With 221mm ground clearance, wading depth of 508mm (around half a metre) in standard trim, 29.9 degree approach angle and 32.2 departure angle, and all those off-road systems at work, you get a sense it could get through anything that a person of sane mind might point it at.

The V6 models also feature a 2200kg tow rating (the diesel will offer 2393kg towing capability).

So, yes, this SUV matches or betters the on-road comfort and performance of the best of its medium SUV competitors, and then clamber to places you would only take a heavy-duty AWD.

Impressed? Considering the totality of the package, it’s very hard not to be.



ANCAP RATING: The new Cherokee is a 5-Star ANCAP car, Jeep's first to achieve the top score.

All in the range come standard with seven airbags including driver’s knee-bag and all-row side curtain airbags, LED tail-lamps and DRLs, stability control, traction control, speed-sensitive door locks, hill-start assist and tyre pressure monitoring system.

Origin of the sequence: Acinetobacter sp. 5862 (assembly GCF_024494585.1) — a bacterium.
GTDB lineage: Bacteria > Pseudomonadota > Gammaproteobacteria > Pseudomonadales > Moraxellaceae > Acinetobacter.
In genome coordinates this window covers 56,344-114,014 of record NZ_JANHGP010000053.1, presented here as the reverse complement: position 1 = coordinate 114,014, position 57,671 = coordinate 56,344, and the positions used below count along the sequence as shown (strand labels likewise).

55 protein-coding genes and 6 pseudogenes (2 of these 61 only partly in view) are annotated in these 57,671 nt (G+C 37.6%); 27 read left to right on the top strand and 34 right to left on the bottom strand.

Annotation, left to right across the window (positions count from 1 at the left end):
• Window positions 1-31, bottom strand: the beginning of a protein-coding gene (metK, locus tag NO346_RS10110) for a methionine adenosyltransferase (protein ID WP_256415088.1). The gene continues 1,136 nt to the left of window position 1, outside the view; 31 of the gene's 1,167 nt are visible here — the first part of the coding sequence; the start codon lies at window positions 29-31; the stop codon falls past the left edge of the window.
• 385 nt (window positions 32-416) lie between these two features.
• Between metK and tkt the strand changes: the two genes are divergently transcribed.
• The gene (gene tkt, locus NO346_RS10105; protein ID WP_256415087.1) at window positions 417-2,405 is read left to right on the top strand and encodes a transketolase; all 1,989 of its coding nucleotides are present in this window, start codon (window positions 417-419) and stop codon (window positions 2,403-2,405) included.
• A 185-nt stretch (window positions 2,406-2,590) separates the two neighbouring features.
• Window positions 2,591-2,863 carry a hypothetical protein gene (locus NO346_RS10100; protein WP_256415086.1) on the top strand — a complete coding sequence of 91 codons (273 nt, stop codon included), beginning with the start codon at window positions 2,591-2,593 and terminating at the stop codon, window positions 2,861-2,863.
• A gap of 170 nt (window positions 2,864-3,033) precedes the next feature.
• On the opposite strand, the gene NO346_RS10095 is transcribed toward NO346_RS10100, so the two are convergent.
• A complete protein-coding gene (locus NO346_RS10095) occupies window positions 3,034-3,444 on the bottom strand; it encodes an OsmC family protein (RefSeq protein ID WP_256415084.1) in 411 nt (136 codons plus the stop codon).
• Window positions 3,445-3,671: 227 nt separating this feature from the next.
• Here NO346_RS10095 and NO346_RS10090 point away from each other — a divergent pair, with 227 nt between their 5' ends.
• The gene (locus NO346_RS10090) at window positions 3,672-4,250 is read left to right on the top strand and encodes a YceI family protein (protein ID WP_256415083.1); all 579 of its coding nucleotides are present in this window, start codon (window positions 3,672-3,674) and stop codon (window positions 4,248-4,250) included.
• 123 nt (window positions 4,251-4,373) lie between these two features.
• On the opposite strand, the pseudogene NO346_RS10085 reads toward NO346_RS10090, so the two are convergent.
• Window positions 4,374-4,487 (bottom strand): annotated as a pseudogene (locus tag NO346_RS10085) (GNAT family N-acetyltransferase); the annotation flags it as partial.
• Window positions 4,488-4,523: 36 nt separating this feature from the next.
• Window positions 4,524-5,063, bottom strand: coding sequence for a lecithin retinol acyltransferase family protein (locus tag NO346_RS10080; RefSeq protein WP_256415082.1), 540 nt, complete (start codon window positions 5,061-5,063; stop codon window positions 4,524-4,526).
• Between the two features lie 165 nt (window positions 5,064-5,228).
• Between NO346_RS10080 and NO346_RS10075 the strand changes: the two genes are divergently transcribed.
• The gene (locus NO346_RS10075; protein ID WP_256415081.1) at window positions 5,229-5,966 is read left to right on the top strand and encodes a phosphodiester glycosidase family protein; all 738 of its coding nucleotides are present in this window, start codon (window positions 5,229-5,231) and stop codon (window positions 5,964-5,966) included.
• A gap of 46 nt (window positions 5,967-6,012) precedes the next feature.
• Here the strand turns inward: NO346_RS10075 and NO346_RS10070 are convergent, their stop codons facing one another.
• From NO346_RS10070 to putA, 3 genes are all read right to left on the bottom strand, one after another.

Because of the strong 4X4 capability of the new Cherokee in Trailhawk guise, it hardly has a direct competitor on the medium SUV segment. It also feels a size bigger. Except for lacking third-row seats, you could sensibly cross-shop the new Cherokee against the Pathfinder and Kluger.

You might however line up the 2WD Sport against the following:



Jeep has the top-selling vehicle in the large SUV segment. Its Grand Cherokee is hammering the once-dominant Prado and Kluger in sales, and each month pulls a little further ahead.

That Grand Cherokee is very good buying and the market knows it.